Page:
While trying to juggle a learn-from-home schedule that may last two weeks or several months, the last thing on many high school juniors’ and seniors’ minds is college admissions. Yet, the way that COVID-19 develops in the United States will not only have an impact on admissions decisions this year, but also the upcoming admissions cycle, and likely for many years to come.
Impact on Seniors
If you are a senior who has already been accepted into colleges, but wanted to attend Admitted Students day or participate in a campus tour in person before making a final decision, I’m afraid you are out of luck, as most of these events have been cancelled for the foreseeable future. However, you can email your school counselor and ask to be put in touch with recent alums who attend or have attended these schools to determine if the match is right for you. Take advantage of the virtual tours provided by the school, and remember that both official and student-run social media accounts at the colleges can provide great insight into campus life.
If you’re still waiting to hear back from colleges, keep in mind that the process of admissions decisions has been slowed down in areas with high coronavirus activity. No standards of admission have changed, though, and some universities are extending decision day to give students more time to consider their offer.
Waitlisted at your dream school? Please do write a passionate letter of continued interest, highlighting your accomplishments since submitting your application and maybe sharing what you’re doing to stay intellectually active and creatively productive during your time out of school. We anticipate that more students will get off of the waitlist this year due to more students, particularly international students, rejecting offers of admission.
Impact on Juniors
Teachers have told you since day one of 9th grade that junior year matters the most for college. That might not be 100% true this year. It would not surprise us if Common Application asks a question in the upcoming application cycle about how many weeks your junior year was interrupted or if your school changed spring grading to Pass/Fail. Not all students will experience great disruptions to their studies, but there will be enough variance among schools around the country that colleges will rely more heavily on other factors–such as letters of recommendation–to help steer their admissions decision. Even if you don’t meet with your teachers physically for the rest of this semester, make sure to keep up good online communication with them!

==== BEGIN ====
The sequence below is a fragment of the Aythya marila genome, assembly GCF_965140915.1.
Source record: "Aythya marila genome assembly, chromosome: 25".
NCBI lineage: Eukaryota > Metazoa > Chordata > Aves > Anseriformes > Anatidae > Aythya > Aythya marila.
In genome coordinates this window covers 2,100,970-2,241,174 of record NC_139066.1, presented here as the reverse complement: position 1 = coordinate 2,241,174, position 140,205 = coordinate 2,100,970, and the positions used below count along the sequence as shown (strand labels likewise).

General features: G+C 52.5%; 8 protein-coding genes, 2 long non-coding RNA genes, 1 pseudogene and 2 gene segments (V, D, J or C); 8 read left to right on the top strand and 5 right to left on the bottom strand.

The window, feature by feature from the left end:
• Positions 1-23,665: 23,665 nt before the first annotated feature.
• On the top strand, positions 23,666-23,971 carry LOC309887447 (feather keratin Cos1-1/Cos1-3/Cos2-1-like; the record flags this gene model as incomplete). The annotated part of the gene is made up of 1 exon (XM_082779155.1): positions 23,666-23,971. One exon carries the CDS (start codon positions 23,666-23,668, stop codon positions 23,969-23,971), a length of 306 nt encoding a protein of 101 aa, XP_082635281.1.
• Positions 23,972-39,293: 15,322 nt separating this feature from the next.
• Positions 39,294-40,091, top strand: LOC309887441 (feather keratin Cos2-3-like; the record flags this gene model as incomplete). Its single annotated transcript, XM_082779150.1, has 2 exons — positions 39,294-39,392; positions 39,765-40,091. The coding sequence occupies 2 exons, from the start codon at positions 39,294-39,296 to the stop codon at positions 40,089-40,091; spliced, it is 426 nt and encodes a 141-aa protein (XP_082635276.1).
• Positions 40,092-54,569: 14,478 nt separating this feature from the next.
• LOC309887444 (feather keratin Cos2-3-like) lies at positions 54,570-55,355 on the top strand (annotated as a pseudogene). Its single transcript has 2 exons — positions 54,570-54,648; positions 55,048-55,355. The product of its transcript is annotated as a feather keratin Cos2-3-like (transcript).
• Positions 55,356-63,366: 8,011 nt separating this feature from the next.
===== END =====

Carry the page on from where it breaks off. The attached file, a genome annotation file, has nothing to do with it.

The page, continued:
Another major concern is the standardized tests. While you should still prepare to take your primary (SAT, ACT) and secondary (AP, SAT Subject Tests, CLEP) preferably before the start of senior year, keep a close eye on the testing agencies website as well as any local testing center change information from Clayborne. Although it is still too early in the season to predict, we have a hunch colleges will offer more flexible standardized test options this year than ever before.
Although we don’t yet know what the long-term consequences of the COVID-19 virus will be on higher education overall, we do know that using unprecedented time to think about where you want to go next can yield great ideas–journal about them, explore then the internet, research down rabbit holes. Few high school students in recent history have had the luxury of slowing down, as we are required to do now, to really reflect on what they want to do with their talents and assets. If you have an epiphany or two, and want to talk it through further, I’d love to set up an online chat with you about making a plan to see your dreams into action.